2008, an attempt was made to use the Gift Card at a Target store in Burlington, New

Jersey for a $6.82 transaction. (Id. ¶ 20.) The attempted transaction was declined due

to insufficient funds. Immediately thereafter, the Gift Card was used to successfully

complete a $0.67 transaction at the same Target store, immediately following which the

remaining balance of the Gift Card and the Gift Card’s electronic account was $0.00.

(Id.)

Applicable Standards

Federal Rule of Civil Procedure 12 governs a court’s decision to dismiss a claim

based on the pleadings. See Fed. R. Civ. P. 12. More specifically, Federal Rule of Civil

Procedure 12(b)(1) governs a court’s decision to dismiss a claim for “lack of subject

matter jurisdiction” and Federal Rule of Civil Procedure 12(b)(6) governs a court’s

decision to dismiss a claim for failure to state a claim upon which relief can be granted.

See Fed. R. Civ. P. 12(b)(1); Fed. R. Civ. P. 12(b)(6).

A. Federal Rule of Civil Procedure 12(b)(1)

Federal Rule of Civil Procedure 12 (b)(1) also governs a motion to dismiss for lack

of standing, since “standing is a jurisdictional matter.” Ballentine v. United States, 486

F.3d 806, 810 (3d Cir. 2007). Standing “is a threshold jurisdictional requirement,

derived from the ‘case or controversy’ language of Article III of the Constitution.” Public

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Interest Research Grp. of N.J., Inc. v. Magnesium Elektron, Inc., 123 F.3d 111, 117 (3d

Cir. 1997). A plaintiff must establish his or her standing to bring a case in order for the

court to possess jurisdiction over his or her claim. Id. The Supreme Court has “always

insisted on strict compliance with this jurisdictional standing requirement.” Raines v.

Byrd, 521 U.S. 811, 819 (1997).

At the pleading stage, the plaintiff can establish standing by demonstrating that

(1) he or she “suffered an injury in fact, an invasion of a legally protected interest which

is (a) concrete and particularized, and (b) actual or imminent, not conjectural, or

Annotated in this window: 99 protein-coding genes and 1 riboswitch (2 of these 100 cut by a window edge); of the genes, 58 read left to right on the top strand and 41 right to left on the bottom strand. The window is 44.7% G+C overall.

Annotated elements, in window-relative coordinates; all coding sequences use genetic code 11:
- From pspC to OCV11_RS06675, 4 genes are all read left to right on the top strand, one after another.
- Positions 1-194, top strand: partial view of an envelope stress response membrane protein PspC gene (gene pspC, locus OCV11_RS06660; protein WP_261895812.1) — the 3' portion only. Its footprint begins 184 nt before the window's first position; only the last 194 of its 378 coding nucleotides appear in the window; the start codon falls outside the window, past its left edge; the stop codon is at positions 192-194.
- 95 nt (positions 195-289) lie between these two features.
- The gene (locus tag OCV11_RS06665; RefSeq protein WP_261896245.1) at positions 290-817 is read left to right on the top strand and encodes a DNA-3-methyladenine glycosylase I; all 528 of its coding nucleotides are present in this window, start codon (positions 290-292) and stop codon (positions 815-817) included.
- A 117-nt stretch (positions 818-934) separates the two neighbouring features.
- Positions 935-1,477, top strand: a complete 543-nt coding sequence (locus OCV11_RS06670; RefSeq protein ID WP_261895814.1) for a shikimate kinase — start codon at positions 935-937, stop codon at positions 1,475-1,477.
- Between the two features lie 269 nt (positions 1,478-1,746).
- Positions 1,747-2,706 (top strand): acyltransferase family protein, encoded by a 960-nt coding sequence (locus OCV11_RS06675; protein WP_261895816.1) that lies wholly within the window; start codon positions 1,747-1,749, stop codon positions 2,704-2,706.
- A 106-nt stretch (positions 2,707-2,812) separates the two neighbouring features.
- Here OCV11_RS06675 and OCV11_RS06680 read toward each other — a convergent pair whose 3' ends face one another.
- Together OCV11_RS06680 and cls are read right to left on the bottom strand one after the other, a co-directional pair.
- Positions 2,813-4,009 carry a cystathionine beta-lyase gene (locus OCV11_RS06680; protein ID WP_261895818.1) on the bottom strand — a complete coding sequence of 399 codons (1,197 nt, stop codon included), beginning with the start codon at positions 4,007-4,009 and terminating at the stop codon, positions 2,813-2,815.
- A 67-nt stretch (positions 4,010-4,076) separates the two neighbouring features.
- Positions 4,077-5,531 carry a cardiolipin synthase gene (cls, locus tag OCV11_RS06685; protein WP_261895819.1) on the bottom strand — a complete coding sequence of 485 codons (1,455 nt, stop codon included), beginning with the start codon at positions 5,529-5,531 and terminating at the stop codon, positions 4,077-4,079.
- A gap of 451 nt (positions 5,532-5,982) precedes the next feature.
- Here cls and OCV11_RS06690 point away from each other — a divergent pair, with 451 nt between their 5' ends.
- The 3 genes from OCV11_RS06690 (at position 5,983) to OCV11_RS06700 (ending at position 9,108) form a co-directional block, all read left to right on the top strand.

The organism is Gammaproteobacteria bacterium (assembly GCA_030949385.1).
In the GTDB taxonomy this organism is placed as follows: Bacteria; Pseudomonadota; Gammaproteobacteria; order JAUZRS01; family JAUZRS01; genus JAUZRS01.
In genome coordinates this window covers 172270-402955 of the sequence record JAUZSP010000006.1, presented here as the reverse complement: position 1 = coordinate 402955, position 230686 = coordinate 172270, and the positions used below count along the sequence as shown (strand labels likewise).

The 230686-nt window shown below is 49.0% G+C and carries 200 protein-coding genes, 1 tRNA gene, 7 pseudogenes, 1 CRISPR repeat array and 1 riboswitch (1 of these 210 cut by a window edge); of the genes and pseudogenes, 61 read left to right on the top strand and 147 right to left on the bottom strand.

hypothetical”; (2) there is a “causal connection between the injury and the conduct

complained of - the injury has to be fairly . . . traceable to the challenged action of the

defendant, and not . . . the result of the independent action of some third party not

before the court”; and (3) “that the injury will be redressed by a favorable decision.”

Lujan v. Defenders of Wildlife, 504 U.S. 555, 560-561 (1992). “In other words, the

plaintiff must show that he or she personally has suffered some actual or threatened

injury as a result of the putatively illegal conduct of the defendant and the injury must

be concrete and capable of being redressed by the court should the plaintiff prevail on

the merits.” Taliaferro v. Darby Twp. Zoning Bd., 458 F.3d 181, 188-89 (3d Cir. 2006).

Attacks on a plaintiff’s standing may be either facial, in which the plaintiff’s claim

is attacked on the face of the complaint, or factual, in which “the existence of subject

matter jurisdiction is attacked in fact, quite apart from any pleadings.” Mortensen v.

First Fed. Sav. & Loan Ass’n, 549 F.2d 884, 891 (3d Cir. 1977). See also Gould

Electronics, Inc. v. United States, 220 F.3d 169, 176 (3d Cir. 2000) In facial attacks,

courts must accept the plaintiff’s well-pleaded factual allegations regarding standing as